- Class Number 4219
- Term Code 2930
- Class Info
- Unit Value 6 units
- Mode of Delivery In Person
- Simone Dennis
- Dr Stephanie Betz
- Simon Theobald
- Class Dates
- Class Start Date 25/02/2019
- Class End Date 31/05/2019
- Census Date 31/03/2019
- Last Date to Enrol 04/03/2019
Anthropology is uniquely situated to look into concepts and theories of gender, sex and sexuality through its concern with the culturally-specific character of human categories and practices. This course explores gender, sex and sexuality across a range of cultural settings seeking, in the process, to question most of what we - including most theorists of sex/gender - take for granted about the gendered and sexed character of human identity and difference. Topics explored include: the saliency of the categories man and woman; the relationships between race and gender; the role of colonialism and neocolonialism in the representation of gender, sex and sexuality; the usefulness of the notion of oppression; the relationship between cultural conceptions of personhood and cultural conceptions of gender; and the ethnocentricity of the concepts of gender, sex and sexuality themselves. To assist these explorations we will make use of cross-cultural case studies in a number of areas including rape, prostitution, work and domesticity, the third sex and homosexuality.
Upon successful completion, students will have the knowledge and skills to:Upon successful completion of this course, students will have the knowledge and skills to:
- Recognise and describe a wide range of (often unfamiliar) knowledges and practices pertaining to sex/gender found throughout the world;
- Interrogate and denaturalise assumptions about sex/gender found in contemporary western societies (including Australia);
- Identify the ethnocentric character of many concepts used by theorists of sex/gender; and
- Analyse the place and meaning, in their own cultural contexts, of a range of gendered beliefs and practices.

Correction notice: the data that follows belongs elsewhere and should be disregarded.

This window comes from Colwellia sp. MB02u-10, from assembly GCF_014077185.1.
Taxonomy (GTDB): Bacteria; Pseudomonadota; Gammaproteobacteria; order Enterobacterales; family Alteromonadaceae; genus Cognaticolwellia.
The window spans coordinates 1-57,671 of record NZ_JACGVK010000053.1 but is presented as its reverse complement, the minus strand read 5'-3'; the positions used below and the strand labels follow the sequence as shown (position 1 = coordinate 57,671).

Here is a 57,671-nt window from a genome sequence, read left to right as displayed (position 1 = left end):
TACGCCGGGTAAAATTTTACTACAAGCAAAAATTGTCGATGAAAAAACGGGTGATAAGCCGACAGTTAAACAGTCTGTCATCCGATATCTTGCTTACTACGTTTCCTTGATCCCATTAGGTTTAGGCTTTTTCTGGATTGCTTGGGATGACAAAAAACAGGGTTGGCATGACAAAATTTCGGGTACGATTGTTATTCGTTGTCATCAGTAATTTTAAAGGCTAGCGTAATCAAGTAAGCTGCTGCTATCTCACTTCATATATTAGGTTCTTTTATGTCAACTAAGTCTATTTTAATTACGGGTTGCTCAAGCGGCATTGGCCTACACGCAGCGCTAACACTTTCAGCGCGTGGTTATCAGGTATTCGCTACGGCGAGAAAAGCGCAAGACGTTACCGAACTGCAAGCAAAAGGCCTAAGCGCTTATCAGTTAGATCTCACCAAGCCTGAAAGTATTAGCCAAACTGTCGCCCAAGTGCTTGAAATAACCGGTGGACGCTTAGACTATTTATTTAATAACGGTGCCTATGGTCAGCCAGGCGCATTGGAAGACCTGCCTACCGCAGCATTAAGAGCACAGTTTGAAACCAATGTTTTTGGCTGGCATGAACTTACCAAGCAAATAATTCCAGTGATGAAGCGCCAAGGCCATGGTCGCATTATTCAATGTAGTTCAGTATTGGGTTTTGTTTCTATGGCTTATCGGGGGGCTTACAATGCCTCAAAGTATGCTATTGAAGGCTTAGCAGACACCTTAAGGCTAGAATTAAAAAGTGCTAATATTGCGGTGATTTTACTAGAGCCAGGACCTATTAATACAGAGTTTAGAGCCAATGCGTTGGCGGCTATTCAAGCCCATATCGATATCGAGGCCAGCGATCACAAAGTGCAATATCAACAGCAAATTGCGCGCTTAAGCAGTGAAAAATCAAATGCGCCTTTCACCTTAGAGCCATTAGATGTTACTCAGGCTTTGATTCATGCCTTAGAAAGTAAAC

The course encourages students to explore the cultural constitution of gender through independent research, including that for the tutorial presentation and the essay. In the process students will The Australian National University | 3 investigate how gender works in different cultural settings, and thus how it links to a range of other sociocultural elements, including sexuality, personhood, racialization, the body, politics, kinship and the economy.
There are no prescribed textbooks for this course. However, the wattle site contains
- A Texts and Theory Pack to support topics discussed in the first half of the course
- A list of useful books, edited collections and journals available through the ANU library (most of them available electronically).
You are expected to read the required readings in the week for which they are set – you must read them before your tutorial, since discussion will focus largely around them. You would, in fact, be well advised to read the required readings before the lecture each week, as reference will usually be made to them in the lecture. All required readings for the course are accessible on the course wattle site.
Recommended readings are provided each week for students who wish to do follow-up reading, as well as to help you prepare for your essay and take-home examination.
Students will be given feedback in the following forms in this course:
- Written comments to individuals.
- Verbal comments to individuals.
- Verbal comments to tutorial groups.